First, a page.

2014 NHL Offseason: Improving The Dallas Stars Penalty Kill Without Roster Moves

The Stars should utilize Jamie Benn and Shawn Horcoff more often.

In the Stars quest to improve every route needs to be inspected. The penalty kill is one route that needs to be double and triple checked. The Dallas penalty kill ranked 23rd out of 30 NHL teams during the 2014 season. if the administration can tweak a few things to improve the penalty kill they would likely see an improvement in their league standing.

We'll leave the system changes alone for now and focus on how the personnel performed. I think too often we focus strictly on defensive ability instead of effectiveness. The penalty kill is a defensive unit in theory, but in practice the cliche that the best defense is a good offense still applies. Do you want a penalty killing unit that is pretty good defensively, but hemmed in 80% of the time? Or, do you want a penalty killing unit that might be a little less talented defensively, but has the ability to generate, say, 300% more offensive chances? I think I'm taking my chances with the second option.

300% might seem outlandish, but I didn't pull that number out of thin air. That's the difference between going from Antoine Roussel to Jamie Benn on the penalty kill in 2014.

Before we dive into the penalty killing skaters I thought you might like to see the two main goalies and Jack Campbell. Mostly I wanted to apologize on behalf of the Dallas Stars and their fans to Campbell. They did him dirty.

CF stands for Corsi For. CA stands for Corsi Against. CF% is Corsi %. Jack Campbell got run through the ringer in his only NHL start.

Last First CF CA CF%
Campbell Jack 1 20 4.80%
Lehtonen Kari 79 530 13.00%
Ellis Dan 14 96 12.70%

Yes, the Stars allowed 20 attempts towards Campbell on the penalty kill in ONE game. If you forgot about that lovely game this is the boxscore. The Ducks scored two goals on those 20 attempts with the extra man in a 6-3 victory, as if we needed to highlight the need to improve the PK any further. In his debut he had an .872 save percentage, but if you remove the scorched earth campaign the Ducks powerplay led against the Stars he had a nice round more pleasant .900 save percentage.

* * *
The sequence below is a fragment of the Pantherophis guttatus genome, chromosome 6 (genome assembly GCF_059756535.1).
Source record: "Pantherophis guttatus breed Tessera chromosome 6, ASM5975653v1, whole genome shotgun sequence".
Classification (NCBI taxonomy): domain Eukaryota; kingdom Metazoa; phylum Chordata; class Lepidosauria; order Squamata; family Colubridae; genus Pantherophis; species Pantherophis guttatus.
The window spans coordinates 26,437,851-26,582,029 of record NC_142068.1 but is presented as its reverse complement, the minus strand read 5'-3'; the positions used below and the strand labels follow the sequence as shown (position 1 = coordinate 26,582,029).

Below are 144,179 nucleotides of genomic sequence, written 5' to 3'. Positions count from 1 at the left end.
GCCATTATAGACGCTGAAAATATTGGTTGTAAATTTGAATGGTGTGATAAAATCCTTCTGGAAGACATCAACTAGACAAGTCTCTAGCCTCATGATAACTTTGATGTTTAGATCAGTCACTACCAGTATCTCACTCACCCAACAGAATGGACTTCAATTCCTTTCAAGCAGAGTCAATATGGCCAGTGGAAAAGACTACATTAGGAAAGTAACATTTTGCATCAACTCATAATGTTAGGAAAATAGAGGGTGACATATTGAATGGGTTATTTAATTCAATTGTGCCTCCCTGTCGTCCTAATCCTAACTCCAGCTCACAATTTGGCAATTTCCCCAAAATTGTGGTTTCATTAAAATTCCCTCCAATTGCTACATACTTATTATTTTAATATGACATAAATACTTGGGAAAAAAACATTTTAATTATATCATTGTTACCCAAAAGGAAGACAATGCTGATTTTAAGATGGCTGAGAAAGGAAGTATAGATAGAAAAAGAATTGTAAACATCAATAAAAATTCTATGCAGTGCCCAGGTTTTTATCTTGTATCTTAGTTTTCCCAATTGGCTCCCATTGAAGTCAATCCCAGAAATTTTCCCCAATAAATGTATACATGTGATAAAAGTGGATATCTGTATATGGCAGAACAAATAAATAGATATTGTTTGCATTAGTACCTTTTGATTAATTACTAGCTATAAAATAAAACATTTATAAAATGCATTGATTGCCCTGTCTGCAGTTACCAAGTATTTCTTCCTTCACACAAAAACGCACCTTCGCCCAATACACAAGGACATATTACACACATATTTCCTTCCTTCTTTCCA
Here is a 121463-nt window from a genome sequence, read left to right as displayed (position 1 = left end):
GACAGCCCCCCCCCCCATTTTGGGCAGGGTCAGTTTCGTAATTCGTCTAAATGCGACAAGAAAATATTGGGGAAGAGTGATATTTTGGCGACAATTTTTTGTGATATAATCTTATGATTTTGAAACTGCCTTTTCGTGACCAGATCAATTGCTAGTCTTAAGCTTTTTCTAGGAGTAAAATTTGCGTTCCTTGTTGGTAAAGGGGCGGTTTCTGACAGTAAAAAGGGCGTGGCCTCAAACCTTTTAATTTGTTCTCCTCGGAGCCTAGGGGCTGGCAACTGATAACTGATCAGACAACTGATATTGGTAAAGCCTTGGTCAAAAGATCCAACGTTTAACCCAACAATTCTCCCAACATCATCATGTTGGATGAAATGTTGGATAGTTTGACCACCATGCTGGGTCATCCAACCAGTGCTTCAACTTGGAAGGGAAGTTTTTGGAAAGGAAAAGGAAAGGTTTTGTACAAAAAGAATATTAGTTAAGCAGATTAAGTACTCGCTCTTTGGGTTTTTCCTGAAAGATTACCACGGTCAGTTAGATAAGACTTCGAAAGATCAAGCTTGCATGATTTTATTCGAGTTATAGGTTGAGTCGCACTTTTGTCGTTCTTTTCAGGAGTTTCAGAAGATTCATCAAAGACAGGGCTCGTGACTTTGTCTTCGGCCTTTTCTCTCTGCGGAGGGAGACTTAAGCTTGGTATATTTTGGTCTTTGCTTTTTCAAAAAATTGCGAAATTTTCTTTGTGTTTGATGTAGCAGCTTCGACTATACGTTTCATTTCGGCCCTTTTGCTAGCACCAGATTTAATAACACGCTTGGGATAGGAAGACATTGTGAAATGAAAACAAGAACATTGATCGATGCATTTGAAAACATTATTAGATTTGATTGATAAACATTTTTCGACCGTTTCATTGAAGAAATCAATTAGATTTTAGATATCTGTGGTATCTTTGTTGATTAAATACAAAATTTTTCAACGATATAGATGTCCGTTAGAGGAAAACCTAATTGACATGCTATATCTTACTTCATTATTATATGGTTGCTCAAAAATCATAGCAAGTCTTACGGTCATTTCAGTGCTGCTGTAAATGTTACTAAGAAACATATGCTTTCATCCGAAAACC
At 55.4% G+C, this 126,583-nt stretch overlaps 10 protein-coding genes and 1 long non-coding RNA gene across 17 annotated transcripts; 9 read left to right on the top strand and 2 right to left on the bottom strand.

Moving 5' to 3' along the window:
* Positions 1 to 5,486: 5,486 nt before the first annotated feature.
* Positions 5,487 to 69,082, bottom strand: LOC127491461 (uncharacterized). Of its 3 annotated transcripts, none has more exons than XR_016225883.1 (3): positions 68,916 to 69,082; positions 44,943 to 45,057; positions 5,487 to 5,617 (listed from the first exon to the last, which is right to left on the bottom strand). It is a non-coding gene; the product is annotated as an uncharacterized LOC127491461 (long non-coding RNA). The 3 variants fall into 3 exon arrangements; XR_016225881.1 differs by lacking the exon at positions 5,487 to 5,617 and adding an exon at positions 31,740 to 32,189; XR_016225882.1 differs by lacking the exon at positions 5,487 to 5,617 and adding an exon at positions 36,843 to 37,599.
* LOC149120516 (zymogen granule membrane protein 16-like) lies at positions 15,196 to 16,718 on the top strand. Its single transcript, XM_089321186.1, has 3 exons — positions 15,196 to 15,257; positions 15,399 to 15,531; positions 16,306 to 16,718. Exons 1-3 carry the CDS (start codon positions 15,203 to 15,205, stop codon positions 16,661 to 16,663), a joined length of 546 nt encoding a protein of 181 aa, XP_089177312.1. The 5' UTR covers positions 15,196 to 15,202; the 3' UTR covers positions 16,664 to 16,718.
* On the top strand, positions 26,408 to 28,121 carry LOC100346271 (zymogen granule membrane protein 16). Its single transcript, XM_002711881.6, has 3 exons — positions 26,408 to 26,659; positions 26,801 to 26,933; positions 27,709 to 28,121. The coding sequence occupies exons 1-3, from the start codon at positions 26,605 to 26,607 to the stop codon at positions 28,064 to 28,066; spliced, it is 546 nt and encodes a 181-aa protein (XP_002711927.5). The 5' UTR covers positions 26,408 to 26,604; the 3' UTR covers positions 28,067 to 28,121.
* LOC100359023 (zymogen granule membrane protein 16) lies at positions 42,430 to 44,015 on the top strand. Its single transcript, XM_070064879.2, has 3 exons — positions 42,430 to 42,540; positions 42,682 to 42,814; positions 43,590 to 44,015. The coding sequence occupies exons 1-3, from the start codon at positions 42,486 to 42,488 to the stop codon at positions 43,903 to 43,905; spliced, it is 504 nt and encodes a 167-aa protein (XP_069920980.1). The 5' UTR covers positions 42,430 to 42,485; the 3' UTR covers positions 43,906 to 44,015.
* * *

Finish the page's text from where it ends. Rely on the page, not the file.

The forward list consists of forwards who got at least 40 minutes of ice time shorthanded. The CE column is Corsi Efficiency. It's just Corsi Differential per minute. The idea is to see which players dig the smallest hole for the Stars when they're shorthanded. This list was a bit eye opening:

Last First TOI CF CA CF% CE
Benn Jamie 59.4 31 81 27.70% -0.84
Garbutt Ryan 102 42 151 21.80% -1.07
Chiasson Alex 43.9 8 64 11.10% -1.28
Horcoff Shawn 88.8 12 132 8.30% -1.35
Eakin Cody 126.5 43 217 16.50% -1.38
Peverley Rich 69.7 21 126 14.30% -1.51
Roussel Antoine 132.9 21 258 7.50% -1.78
Fiddler Vernon 148.9 21 286 6.80% -1.78

Jamie Benn is the king. The league average Corsi Efficiency is about -1.36 for forwards. Benn's was about half that. Some of the credit for that goes to the shots he was able to generate, but teams generally didn't attempt many shots with him on the ice either. His Corsi Against per Minute was about 1.37. Fiddler, considered the superior defensive forward, was at about 1.97.

I'm not going to try to argue that Benn is better defensively than Fiddler. I don't think any of us really know to be honest. The prevailing thought is that Fiddler is better defensively, but he definitely doesn't appear to be as effective on the penalty kill. We can probably account for a lot of that through looking at Quality of Competition. Given the amount of minutes Fiddler plays it is safe to assume he faced the top units.

Fortunately, we don't have to assume though. See below:

Last First QoC
Fiddler Vernon 4.296
Eakin Cody 3.143
Horcoff Shawn 1.155
Roussel Antoine 0.745
Benn Jamie -0.372
Chiasson Alex -0.869
Peverley Rich -1.202
Garbutt Ryan -6.048

The Quality of Competition brings the bigger picture into much clearer focus. But, a graph makes the point even more comprehensible for those of us who are visual learners.


The outlier point at the top is Jamie. The outlier point at the end is Fiddler. If Benn's Quality of Competition increased we would expect him to move closer to the line, but it would take quite a collapse for him to still not be one of the Stars better penalty killers. The other two players who outperformed the rest of the team were Shawn Horcoff and and Cody Eakin.

Eakin was 3rd in time on ice. Horcoff was 5th. Benn was 7th. Moving them up the ladder a little would likely help the unit as a whole out. The least effective penalty killer last year was Roussel. The Stars should consider lessening his burden considerably.

Jordie Benn is at the top of the mountain among defensemen, but much like the forwards Quality of Competition is playing a big part here. The main four guys to focus on here are Benn, Brenden Dillon, Alex Goligoski, and Trevor Daley, but for the table I included everyone.